2. I love the high windows and ceiling height. I don’t like the way the room has been divided, it doesn’t look right imho not keen on the glass doors either. If it was mine and ceiling height permitted I would have made a mezzanine floor for sleeping on the wall opposite the windows so that one could look out at the view ( blinds sheer plus opaque with remote control for privacy) and put in a neat kitchen on the wall below the mezzanine.

  3. Architects Kin Ho????
    How long ago was the flat worked on? The place has so many mistakes and there has been little architectural imagination.
    Those internal sitting room doors are out of proportion. They look so 1980’s. I agree Kate, at least paint them a dark colour.
    Crittall type glass partitioning would have been a thousand times better

    The high ceilings require some inspiration and there’s none here. I would suggest Kin Ho take a look at Remodalista’s web site to see what has been done by other architects facing the challenge of a small flat with high ceilings.

  4. Love the bright space with its tall windows, but there appears to be hardly any storage. You would certainly need to follow Marie Kondo’s advice before moving in to this one.

  5. Very lovely, like the plaster work, agree with round window above door by my goodness,the non existent kitchen is a shocker hardly room to swing a pyramid teapig! presumably one eats out all the time?

  6. I love it – it’d be perfect (with the addition of a shower) as a bolt hole when we visit our young grandchildren in Tooting. Definitely preferable to Premier Inn/Holiday Inn which is where we usually crash out. Although come to think of it, daughter and son in law would probably nick the keys and leave us with the kids!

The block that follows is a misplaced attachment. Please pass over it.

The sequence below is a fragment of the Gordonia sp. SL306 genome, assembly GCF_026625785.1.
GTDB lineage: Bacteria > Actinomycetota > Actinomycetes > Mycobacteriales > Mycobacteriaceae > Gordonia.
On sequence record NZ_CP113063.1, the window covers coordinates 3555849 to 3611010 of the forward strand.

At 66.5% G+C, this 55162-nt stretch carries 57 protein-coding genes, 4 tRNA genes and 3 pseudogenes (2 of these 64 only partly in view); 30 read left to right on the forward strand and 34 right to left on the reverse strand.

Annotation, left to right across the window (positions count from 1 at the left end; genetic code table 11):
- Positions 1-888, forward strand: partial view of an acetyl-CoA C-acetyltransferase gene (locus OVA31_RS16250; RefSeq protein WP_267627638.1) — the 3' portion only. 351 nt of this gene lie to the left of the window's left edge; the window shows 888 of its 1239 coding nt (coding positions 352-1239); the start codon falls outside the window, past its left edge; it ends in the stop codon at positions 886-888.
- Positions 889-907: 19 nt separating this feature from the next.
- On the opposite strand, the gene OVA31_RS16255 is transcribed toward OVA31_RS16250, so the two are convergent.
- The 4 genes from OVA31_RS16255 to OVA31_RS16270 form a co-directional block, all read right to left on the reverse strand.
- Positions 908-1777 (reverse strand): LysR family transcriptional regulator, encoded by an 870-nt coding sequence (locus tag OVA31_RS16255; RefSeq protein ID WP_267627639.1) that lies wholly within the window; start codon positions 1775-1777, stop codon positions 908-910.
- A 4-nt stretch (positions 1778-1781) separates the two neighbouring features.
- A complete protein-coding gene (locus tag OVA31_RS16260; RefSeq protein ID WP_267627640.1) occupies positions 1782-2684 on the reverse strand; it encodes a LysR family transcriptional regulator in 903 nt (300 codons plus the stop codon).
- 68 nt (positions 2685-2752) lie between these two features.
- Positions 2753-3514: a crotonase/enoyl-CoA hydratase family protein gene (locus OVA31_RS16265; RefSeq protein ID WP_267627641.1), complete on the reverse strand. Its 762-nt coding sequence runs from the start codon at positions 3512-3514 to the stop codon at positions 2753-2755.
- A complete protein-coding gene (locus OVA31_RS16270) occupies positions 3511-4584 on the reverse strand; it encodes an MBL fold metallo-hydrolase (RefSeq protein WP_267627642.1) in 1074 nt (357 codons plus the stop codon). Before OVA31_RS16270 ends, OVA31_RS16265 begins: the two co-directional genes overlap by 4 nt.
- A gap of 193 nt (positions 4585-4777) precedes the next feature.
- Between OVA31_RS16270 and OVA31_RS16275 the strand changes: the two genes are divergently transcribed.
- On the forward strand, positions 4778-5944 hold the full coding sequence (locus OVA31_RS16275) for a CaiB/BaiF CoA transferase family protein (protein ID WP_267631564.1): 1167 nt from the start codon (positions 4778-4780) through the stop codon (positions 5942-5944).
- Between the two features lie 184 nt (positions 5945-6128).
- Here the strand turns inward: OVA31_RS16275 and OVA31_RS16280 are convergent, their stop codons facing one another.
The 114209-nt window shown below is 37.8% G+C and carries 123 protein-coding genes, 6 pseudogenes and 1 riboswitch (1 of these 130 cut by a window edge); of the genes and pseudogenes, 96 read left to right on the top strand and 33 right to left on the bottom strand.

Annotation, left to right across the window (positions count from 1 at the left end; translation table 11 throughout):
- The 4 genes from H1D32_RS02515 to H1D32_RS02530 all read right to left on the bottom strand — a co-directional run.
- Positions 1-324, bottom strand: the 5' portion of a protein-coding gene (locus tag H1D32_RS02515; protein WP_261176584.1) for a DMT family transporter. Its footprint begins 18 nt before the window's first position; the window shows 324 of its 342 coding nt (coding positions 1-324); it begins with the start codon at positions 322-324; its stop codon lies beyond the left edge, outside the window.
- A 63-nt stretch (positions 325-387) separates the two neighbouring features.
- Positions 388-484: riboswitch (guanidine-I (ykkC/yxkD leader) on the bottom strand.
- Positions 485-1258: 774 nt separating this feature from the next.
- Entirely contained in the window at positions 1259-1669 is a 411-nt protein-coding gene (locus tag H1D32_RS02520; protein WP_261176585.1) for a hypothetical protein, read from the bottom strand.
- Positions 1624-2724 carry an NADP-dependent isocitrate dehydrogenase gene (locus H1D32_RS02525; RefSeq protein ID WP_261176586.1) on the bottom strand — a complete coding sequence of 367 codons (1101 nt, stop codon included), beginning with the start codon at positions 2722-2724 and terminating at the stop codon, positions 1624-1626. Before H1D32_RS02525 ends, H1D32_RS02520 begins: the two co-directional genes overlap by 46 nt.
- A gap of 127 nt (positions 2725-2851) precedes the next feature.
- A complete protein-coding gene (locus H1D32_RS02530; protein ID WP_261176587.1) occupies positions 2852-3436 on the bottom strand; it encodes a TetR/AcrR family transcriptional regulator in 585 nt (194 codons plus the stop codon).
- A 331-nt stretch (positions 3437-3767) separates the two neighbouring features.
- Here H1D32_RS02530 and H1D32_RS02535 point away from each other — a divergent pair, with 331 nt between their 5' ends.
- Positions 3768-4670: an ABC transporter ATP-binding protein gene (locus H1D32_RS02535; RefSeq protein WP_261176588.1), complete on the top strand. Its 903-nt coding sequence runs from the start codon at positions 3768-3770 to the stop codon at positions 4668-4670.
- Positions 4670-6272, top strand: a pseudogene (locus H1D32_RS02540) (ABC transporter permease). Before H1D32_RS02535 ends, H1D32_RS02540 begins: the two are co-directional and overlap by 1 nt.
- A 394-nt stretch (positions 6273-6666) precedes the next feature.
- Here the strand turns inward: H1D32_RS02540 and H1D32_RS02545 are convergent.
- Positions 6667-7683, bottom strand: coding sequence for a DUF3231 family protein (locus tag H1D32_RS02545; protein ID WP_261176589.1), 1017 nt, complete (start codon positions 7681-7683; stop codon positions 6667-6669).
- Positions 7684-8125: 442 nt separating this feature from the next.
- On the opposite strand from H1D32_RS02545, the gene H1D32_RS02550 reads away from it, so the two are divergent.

7. love the large windows, but the polished plaster/beige and white – its very bland and lacking any character. Decorated to sell?

  8. The glass doors are nice, but not the most private. I see there is a curtain across the door in the bathroom – but that seems a bit faffy. And no curtains/blinds in the bedroom! Not sure where you’d get changed without flashing the neighbours. Love the bare plaster though.

  9. Interesting. Generally liking it. Two things jump out to me. The internal glass doors definitely need adapting. Agree that they should be the same height as the windows (although that would make them heavy to move) or insert a semi circular window above the doors, the top point being the same height as the main windows. This is what I would do if the flat belonged to me….and also because I love mixing straight lines and curves.
    The other point about the plaster colour is that in the bathroom, I would break it up with some grey/ marble-ey looking plaster on the walls with the pink. It is too full-on for me & doesn’t sit comfortably with all those ‘Victorian public toilet’ white tiles ( a personal hatred).
    Looking good, though.

  10. I like it, except for the price. You can get a country manorhouse in Devon for that – but the commute is a tad trickier!